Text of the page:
Consumers are willing to take personal steps to combat climate change, so long as their lifestyles don’t change too much and the government intervenes too.
A seven-country YouGov survey, reported exclusively by The Guardian, found many people in the UK, France, Denmark, Sweden, Italy, Germany and Spain, were happy with net-zero measures that would not greatly affect the way they lead their lives.
Some 77% of UK respondents for example said they would grow more plants themselves, while 56% would happily never buy products made from single-use plastic again. Far fewer would be content to pay to make their home more energy efficient and fewer still (under 20%) would cut meat and dairy out of their diets completely.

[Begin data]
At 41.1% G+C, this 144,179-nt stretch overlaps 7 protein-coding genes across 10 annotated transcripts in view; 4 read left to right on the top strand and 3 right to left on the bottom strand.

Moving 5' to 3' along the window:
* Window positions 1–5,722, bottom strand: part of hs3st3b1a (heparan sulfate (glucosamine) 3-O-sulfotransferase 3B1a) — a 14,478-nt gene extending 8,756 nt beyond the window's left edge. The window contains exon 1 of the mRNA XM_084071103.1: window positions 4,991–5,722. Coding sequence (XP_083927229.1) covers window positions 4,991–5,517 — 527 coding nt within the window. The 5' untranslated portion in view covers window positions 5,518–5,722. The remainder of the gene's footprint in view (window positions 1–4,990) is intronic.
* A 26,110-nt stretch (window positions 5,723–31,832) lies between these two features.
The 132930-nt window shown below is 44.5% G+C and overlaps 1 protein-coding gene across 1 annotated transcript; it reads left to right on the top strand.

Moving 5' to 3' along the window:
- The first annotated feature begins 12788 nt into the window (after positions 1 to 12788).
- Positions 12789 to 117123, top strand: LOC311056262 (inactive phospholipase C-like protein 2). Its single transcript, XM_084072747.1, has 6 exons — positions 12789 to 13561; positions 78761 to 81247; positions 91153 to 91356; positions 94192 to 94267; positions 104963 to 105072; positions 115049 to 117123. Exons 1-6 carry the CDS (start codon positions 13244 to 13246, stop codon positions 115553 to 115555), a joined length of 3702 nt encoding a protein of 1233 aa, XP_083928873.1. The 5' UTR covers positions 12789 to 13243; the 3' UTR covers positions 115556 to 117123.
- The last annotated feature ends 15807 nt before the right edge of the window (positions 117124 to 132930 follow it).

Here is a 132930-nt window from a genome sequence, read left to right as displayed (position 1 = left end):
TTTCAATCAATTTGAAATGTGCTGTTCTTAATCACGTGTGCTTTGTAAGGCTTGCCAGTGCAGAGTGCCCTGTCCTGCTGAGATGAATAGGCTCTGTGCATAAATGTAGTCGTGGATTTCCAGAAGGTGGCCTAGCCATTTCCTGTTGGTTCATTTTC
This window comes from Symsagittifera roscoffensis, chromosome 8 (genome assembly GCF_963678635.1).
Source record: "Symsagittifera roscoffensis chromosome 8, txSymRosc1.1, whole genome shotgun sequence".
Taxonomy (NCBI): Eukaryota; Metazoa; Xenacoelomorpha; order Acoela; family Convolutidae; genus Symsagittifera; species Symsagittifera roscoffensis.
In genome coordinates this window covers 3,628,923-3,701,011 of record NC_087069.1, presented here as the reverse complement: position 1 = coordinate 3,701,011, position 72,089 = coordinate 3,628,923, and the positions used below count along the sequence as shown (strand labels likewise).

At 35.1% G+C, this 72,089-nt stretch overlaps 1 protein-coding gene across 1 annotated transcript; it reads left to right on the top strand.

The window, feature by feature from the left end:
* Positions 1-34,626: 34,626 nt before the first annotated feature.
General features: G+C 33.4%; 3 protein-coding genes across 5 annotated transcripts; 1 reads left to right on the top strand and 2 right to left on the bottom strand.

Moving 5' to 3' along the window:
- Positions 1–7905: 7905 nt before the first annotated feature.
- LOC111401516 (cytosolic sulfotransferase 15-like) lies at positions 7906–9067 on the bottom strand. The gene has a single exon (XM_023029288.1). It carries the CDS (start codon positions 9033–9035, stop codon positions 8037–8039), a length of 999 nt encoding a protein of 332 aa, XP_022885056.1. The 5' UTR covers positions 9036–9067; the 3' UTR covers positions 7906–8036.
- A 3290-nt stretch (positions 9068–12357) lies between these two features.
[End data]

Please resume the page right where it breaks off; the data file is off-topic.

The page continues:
There was more support however for limiting meat and dairy intake to, say, two or three meals a week. What’s more, 24% of UK consumers support government legislation to that effect.
The Climate Change Committee reported in 2021 that there are “signs” of potential consumer willingness to shift towards lower carbon diets, including eating less meat and dairy, but it’s not happening fast enough.
Indeed, one of the committee’s ‘priority recommendations’ to the government is: “Implement measures to encourage consumers to shift diets” including “low-cost, low-regret actions to encourage a 20% shift away from all meat by 2030, rising to 35% by 2050, and a 20% shift from dairy products by 2030”.
YouGov’s poll also found large majorities in all the countries surveyed – including 65% in the UK – who said they were very or fairly worried about climate change and its effects.
Broadly similar percentages said the climate is changing because of human activity, with fewer than 20% of respondents in most countries saying climate change was not due to human activity and a maximum of 5% denying it was even happening.